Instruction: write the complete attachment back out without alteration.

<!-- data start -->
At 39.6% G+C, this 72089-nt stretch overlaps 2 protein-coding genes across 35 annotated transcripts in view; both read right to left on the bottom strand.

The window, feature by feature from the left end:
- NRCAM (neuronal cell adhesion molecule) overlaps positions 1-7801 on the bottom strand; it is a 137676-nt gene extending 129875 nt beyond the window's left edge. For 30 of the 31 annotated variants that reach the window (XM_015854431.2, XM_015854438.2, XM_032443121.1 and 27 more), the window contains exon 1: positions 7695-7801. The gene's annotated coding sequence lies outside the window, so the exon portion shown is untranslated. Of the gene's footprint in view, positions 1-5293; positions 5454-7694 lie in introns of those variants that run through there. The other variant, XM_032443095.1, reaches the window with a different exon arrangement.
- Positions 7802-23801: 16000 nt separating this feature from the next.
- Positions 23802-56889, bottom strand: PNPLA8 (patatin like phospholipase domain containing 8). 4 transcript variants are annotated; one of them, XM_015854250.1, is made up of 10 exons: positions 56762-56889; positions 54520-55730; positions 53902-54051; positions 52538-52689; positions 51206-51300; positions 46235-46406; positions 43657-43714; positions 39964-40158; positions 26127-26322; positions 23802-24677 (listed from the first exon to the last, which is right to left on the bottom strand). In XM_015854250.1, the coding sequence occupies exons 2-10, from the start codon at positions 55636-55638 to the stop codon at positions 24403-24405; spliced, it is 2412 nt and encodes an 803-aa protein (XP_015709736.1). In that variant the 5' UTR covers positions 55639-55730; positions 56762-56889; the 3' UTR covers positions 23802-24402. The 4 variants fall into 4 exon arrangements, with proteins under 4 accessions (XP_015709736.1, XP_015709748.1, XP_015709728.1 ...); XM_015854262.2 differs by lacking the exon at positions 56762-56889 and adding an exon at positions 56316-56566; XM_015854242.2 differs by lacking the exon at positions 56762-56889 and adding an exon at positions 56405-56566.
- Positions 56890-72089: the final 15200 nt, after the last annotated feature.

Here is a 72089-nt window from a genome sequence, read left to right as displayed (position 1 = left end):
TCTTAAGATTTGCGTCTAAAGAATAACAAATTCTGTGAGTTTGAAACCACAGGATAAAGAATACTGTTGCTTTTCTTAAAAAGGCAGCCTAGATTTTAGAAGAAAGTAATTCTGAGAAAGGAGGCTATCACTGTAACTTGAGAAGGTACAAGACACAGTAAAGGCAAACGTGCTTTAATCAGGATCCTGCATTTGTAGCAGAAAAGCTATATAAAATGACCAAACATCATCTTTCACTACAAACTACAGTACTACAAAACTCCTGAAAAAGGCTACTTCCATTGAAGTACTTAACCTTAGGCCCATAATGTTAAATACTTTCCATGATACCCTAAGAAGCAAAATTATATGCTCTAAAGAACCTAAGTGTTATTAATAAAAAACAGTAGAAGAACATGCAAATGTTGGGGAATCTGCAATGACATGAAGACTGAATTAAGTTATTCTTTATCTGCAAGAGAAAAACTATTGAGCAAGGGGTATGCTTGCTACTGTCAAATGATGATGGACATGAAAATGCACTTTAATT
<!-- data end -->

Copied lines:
At 39.6% G+C, this 72089-nt stretch overlaps 2 protein-coding genes across 35 annotated transcripts in view; both read right to left on the bottom strand.

The window, feature by feature from the left end:
- NRCAM (neuronal cell adhesion molecule) overlaps positions 1-7801 on the bottom strand; it is a 137676-nt gene extending 129875 nt beyond the window's left edge. For 30 of the 31 annotated variants that reach the window (XM_015854431.2, XM_015854438.2, XM_032443121.1 and 27 more), the window contains exon 1: positions 7695-7801. The gene's annotated coding sequence lies outside the window, so the exon portion shown is untranslated. Of the gene's footprint in view, positions 1-5293; positions 5454-7694 lie in introns of those variants that run through there. The other variant, XM_032443095.1, reaches the window with a different exon arrangement.
- Positions 7802-23801: 16000 nt separating this feature from the next.
- Positions 23802-56889, bottom strand: PNPLA8 (patatin like phospholipase domain containing 8). 4 transcript variants are annotated; one of them, XM_015854250.1, is made up of 10 exons: positions 56762-56889; positions 54520-55730; positions 53902-54051; positions 52538-52689; positions 51206-51300; positions 46235-46406; positions 43657-43714; positions 39964-40158; positions 26127-26322; positions 23802-24677 (listed from the first exon to the last, which is right to left on the bottom strand). In XM_015854250.1, the coding sequence occupies exons 2-10, from the start codon at positions 55636-55638 to the stop codon at positions 24403-24405; spliced, it is 2412 nt and encodes an 803-aa protein (XP_015709736.1). In that variant the 5' UTR covers positions 55639-55730; positions 56762-56889; the 3' UTR covers positions 23802-24402. The 4 variants fall into 4 exon arrangements, with proteins under 4 accessions (XP_015709736.1, XP_015709748.1, XP_015709728.1 ...); XM_015854262.2 differs by lacking the exon at positions 56762-56889 and adding an exon at positions 56316-56566; XM_015854242.2 differs by lacking the exon at positions 56762-56889 and adding an exon at positions 56405-56566.
- Positions 56890-72089: the final 15200 nt, after the last annotated feature.

Here is a 72089-nt window from a genome sequence, read left to right as displayed (position 1 = left end):
TCTTAAGATTTGCGTCTAAAGAATAACAAATTCTGTGAGTTTGAAACCACAGGATAAAGAATACTGTTGCTTTTCTTAAAAAGGCAGCCTAGATTTTAGAAGAAAGTAATTCTGAGAAAGGAGGCTATCACTGTAACTTGAGAAGGTACAAGACACAGTAAAGGCAAACGTGCTTTAATCAGGATCCTGCATTTGTAGCAGAAAAGCTATATAAAATGACCAAACATCATCTTTCACTACAAACTACAGTACTACAAAACTCCTGAAAAAGGCTACTTCCATTGAAGTACTTAACCTTAGGCCCATAATGTTAAATACTTTCCATGATACCCTAAGAAGCAAAATTATATGCTCTAAAGAACCTAAGTGTTATTAATAAAAAACAGTAGAAGAACATGCAAATGTTGGGGAATCTGCAATGACATGAAGACTGAATTAAGTTATTCTTTATCTGCAAGAGAAAAACTATTGAGCAAGGGGTATGCTTGCTACTGTCAAATGATGATGGACATGAAAATGCACTTTAATT